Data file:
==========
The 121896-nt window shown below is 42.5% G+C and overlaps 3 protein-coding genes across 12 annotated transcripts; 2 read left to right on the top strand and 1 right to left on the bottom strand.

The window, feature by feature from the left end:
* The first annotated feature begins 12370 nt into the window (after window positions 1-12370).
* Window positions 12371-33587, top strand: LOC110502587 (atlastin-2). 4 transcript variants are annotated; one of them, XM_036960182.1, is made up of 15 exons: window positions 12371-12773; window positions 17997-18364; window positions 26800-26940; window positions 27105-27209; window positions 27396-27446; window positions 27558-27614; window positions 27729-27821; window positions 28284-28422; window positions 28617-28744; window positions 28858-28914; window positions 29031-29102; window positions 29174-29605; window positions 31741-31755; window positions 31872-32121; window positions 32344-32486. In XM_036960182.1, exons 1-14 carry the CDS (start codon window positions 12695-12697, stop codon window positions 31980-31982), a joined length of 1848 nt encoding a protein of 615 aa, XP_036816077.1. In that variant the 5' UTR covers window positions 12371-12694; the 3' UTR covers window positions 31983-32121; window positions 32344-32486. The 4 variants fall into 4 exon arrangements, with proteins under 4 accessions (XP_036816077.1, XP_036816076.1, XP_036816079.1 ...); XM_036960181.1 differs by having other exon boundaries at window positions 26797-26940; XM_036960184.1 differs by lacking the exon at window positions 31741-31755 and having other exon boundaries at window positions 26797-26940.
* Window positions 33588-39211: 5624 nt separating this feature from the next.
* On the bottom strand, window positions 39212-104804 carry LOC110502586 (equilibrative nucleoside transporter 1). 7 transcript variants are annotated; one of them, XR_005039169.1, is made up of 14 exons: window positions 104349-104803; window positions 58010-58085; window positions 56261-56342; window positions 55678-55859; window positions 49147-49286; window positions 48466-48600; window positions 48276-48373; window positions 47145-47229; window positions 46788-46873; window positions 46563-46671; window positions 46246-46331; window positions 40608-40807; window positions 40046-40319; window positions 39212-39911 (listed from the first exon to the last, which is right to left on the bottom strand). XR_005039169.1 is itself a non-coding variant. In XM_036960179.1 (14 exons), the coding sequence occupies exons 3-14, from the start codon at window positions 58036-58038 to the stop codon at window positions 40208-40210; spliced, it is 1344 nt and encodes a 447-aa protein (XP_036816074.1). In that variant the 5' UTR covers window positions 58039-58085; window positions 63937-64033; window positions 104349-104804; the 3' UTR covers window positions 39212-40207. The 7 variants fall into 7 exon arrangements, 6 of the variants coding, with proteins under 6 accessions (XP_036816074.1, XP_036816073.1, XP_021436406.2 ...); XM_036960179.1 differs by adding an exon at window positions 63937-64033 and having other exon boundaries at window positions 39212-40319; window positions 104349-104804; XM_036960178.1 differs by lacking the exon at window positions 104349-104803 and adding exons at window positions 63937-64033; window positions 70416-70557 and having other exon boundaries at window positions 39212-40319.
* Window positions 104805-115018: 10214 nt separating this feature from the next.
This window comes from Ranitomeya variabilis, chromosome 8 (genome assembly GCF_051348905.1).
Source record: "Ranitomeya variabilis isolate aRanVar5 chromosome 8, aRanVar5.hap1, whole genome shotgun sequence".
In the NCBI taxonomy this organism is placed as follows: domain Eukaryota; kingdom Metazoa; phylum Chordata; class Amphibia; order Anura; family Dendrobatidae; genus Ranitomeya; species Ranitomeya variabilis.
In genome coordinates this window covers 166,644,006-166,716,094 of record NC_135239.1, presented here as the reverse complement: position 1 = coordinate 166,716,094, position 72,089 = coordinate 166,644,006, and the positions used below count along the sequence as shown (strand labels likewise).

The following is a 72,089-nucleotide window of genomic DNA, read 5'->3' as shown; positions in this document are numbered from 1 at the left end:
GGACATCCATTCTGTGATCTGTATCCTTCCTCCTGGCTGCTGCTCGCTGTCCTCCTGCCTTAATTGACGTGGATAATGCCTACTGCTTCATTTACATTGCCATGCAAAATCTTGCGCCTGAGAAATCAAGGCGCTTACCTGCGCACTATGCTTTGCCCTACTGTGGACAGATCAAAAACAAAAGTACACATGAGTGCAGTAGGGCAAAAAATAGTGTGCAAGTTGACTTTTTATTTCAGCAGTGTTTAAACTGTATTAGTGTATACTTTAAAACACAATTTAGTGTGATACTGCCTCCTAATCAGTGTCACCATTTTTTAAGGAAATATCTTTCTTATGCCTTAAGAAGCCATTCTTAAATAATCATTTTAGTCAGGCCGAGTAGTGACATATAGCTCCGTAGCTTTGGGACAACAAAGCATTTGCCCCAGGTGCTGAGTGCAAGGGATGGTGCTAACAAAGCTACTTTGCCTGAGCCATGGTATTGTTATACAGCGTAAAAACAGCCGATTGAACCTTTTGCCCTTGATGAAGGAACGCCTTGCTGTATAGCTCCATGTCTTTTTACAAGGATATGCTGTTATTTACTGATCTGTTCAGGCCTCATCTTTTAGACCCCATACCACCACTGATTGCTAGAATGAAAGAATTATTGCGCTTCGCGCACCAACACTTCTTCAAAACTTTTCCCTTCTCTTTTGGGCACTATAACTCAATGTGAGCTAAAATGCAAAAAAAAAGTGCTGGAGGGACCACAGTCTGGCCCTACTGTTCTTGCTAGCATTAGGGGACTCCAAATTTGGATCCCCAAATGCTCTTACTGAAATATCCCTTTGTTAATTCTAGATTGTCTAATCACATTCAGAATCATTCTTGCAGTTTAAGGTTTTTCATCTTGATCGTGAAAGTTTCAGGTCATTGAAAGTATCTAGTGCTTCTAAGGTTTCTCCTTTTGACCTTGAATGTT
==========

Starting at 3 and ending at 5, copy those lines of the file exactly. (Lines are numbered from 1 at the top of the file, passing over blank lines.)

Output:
* The first annotated feature begins 12370 nt into the window (after window positions 1-12370).
* Window positions 12371-33587, top strand: LOC110502587 (atlastin-2). 4 transcript variants are annotated; one of them, XM_036960182.1, is made up of 15 exons: window positions 12371-12773; window positions 17997-18364; window positions 26800-26940; window positions 27105-27209; window positions 27396-27446; window positions 27558-27614; window positions 27729-27821; window positions 28284-28422; window positions 28617-28744; window positions 28858-28914; window positions 29031-29102; window positions 29174-29605; window positions 31741-31755; window positions 31872-32121; window positions 32344-32486. In XM_036960182.1, exons 1-14 carry the CDS (start codon window positions 12695-12697, stop codon window positions 31980-31982), a joined length of 1848 nt encoding a protein of 615 aa, XP_036816077.1. In that variant the 5' UTR covers window positions 12371-12694; the 3' UTR covers window positions 31983-32121; window positions 32344-32486. The 4 variants fall into 4 exon arrangements, with proteins under 4 accessions (XP_036816077.1, XP_036816076.1, XP_036816079.1 ...); XM_036960181.1 differs by having other exon boundaries at window positions 26797-26940; XM_036960184.1 differs by lacking the exon at window positions 31741-31755 and having other exon boundaries at window positions 26797-26940.
* Window positions 33588-39211: 5624 nt separating this feature from the next.